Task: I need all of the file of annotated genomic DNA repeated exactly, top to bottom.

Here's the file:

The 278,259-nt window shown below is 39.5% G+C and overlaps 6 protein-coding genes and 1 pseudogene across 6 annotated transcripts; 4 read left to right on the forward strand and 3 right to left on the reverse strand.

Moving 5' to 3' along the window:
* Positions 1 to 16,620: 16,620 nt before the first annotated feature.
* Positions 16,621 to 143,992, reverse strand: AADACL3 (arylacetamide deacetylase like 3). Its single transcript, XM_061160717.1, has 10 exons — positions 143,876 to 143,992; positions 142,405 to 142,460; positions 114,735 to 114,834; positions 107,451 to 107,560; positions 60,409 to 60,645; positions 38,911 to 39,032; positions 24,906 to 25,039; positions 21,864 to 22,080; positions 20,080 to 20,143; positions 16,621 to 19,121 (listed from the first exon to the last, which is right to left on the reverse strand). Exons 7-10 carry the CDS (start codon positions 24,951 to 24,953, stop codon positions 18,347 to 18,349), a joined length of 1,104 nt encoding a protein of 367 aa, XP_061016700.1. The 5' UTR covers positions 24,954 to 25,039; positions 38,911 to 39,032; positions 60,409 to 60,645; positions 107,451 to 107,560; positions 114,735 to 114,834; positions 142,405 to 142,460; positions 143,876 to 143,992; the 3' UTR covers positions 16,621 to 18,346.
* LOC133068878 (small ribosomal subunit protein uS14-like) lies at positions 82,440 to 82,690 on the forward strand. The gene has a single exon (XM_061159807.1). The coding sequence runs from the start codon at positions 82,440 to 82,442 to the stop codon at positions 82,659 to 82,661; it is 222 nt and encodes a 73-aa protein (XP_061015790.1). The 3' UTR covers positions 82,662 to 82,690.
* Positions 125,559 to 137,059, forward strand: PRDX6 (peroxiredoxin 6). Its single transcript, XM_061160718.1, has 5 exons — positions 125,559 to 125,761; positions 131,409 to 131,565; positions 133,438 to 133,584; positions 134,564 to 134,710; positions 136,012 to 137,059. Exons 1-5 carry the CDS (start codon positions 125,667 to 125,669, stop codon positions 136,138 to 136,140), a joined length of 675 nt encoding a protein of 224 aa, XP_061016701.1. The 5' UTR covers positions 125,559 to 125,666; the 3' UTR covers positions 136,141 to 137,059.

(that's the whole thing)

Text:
The 278,259-nt window shown below is 39.5% G+C and overlaps 6 protein-coding genes and 1 pseudogene across 6 annotated transcripts; 4 read left to right on the forward strand and 3 right to left on the reverse strand.

Moving 5' to 3' along the window:
* Positions 1 to 16,620: 16,620 nt before the first annotated feature.
* Positions 16,621 to 143,992, reverse strand: AADACL3 (arylacetamide deacetylase like 3). Its single transcript, XM_061160717.1, has 10 exons — positions 143,876 to 143,992; positions 142,405 to 142,460; positions 114,735 to 114,834; positions 107,451 to 107,560; positions 60,409 to 60,645; positions 38,911 to 39,032; positions 24,906 to 25,039; positions 21,864 to 22,080; positions 20,080 to 20,143; positions 16,621 to 19,121 (listed from the first exon to the last, which is right to left on the reverse strand). Exons 7-10 carry the CDS (start codon positions 24,951 to 24,953, stop codon positions 18,347 to 18,349), a joined length of 1,104 nt encoding a protein of 367 aa, XP_061016700.1. The 5' UTR covers positions 24,954 to 25,039; positions 38,911 to 39,032; positions 60,409 to 60,645; positions 107,451 to 107,560; positions 114,735 to 114,834; positions 142,405 to 142,460; positions 143,876 to 143,992; the 3' UTR covers positions 16,621 to 18,346.
* LOC133068878 (small ribosomal subunit protein uS14-like) lies at positions 82,440 to 82,690 on the forward strand. The gene has a single exon (XM_061159807.1). The coding sequence runs from the start codon at positions 82,440 to 82,442 to the stop codon at positions 82,659 to 82,661; it is 222 nt and encodes a 73-aa protein (XP_061015790.1). The 3' UTR covers positions 82,662 to 82,690.
* Positions 125,559 to 137,059, forward strand: PRDX6 (peroxiredoxin 6). Its single transcript, XM_061160718.1, has 5 exons — positions 125,559 to 125,761; positions 131,409 to 131,565; positions 133,438 to 133,584; positions 134,564 to 134,710; positions 136,012 to 137,059. Exons 1-5 carry the CDS (start codon positions 125,667 to 125,669, stop codon positions 136,138 to 136,140), a joined length of 675 nt encoding a protein of 224 aa, XP_061016701.1. The 5' UTR covers positions 125,559 to 125,666; the 3' UTR covers positions 136,141 to 137,059.